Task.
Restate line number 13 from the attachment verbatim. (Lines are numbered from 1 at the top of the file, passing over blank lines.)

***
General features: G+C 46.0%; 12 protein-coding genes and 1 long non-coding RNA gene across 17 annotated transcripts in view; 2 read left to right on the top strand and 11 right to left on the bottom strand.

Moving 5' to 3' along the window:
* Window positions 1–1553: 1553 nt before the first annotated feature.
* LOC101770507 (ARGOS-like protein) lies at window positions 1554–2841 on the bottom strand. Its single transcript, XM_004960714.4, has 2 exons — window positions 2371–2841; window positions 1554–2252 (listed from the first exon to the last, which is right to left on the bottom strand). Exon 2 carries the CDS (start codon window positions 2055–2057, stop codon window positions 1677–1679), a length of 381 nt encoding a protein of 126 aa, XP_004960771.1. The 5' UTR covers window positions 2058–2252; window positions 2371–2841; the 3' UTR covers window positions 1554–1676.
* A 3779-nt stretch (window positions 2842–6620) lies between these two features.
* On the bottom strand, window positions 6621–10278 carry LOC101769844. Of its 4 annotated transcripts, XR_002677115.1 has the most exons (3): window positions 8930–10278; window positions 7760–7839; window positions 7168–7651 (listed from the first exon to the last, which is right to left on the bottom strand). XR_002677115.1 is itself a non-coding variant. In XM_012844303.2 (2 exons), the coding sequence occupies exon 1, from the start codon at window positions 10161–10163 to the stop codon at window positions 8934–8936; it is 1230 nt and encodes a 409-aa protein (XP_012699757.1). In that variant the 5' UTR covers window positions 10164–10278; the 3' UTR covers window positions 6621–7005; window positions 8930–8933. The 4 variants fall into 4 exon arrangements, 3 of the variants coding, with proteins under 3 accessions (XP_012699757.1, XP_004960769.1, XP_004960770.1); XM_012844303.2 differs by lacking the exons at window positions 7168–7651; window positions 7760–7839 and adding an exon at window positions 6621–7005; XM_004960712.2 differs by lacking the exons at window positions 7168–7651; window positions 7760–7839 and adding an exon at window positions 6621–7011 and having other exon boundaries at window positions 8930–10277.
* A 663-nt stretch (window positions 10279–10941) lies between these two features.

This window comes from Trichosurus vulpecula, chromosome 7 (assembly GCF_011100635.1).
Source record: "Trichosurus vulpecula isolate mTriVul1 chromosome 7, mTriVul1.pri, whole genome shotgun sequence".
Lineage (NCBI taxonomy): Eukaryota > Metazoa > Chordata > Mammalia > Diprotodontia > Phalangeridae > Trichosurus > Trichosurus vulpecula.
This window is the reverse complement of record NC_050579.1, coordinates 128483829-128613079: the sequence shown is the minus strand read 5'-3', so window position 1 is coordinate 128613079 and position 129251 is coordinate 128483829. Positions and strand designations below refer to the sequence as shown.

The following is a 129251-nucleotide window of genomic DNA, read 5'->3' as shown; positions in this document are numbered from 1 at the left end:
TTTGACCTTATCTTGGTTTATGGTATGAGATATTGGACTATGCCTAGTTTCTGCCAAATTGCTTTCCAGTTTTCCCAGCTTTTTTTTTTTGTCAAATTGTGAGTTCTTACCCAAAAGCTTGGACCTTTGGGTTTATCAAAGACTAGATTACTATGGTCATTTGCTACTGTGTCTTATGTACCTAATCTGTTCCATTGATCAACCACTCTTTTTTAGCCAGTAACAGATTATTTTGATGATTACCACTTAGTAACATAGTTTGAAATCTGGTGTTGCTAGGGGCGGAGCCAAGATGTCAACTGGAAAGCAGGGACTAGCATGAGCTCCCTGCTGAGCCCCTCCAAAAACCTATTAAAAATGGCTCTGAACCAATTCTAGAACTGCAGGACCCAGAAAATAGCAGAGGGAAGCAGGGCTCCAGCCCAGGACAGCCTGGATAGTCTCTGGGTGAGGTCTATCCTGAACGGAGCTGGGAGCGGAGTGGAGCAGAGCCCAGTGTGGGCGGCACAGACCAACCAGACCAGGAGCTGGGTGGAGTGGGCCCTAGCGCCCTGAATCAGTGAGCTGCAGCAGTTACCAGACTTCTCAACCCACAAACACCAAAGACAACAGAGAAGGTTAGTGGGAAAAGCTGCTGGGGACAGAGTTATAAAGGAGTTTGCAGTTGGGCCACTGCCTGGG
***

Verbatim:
TTTGACCTTATCTTGGTTTATGGTATGAGATATTGGACTATGCCTAGTTTCTGCCAAATTGCTTTCCAGTTTTCCCAGCTTTTTTTTTTTGTCAAATTGTGAGTTCTTACCCAAAAGCTTGGACCTTTGGGTTTATCAAAGACTAGATTACTATGGTCATTTGCTACTGTGTCTTATGTACCTAATCTGTTCCATTGATCAACCACTCTTTTTTAGCCAGTAACAGATTATTTTGATGATTACCACTTAGTAACATAGTTTGAAATCTGGTGTTGCTAGGGGCGGAGCCAAGATGTCAACTGGAAAGCAGGGACTAGCATGAGCTCCCTGCTGAGCCCCTCCAAAAACCTATTAAAAATGGCTCTGAACCAATTCTAGAACTGCAGGACCCAGAAAATAGCAGAGGGAAGCAGGGCTCCAGCCCAGGACAGCCTGGATAGTCTCTGGGTGAGGTCTATCCTGAACGGAGCTGGGAGCGGAGTGGAGCAGAGCCCAGTGTGGGCGGCACAGACCAACCAGACCAGGAGCTGGGTGGAGTGGGCCCTAGCGCCCTGAATCAGTGAGCTGCAGCAGTTACCAGACTTCTCAACCCACAAACACCAAAGACAACAGAGAAGGTTAGTGGGAAAAGCTGCTGGGGACAGAGTTATAAAGGAGTTTGCAGTTGGGCCACTGCCTGGG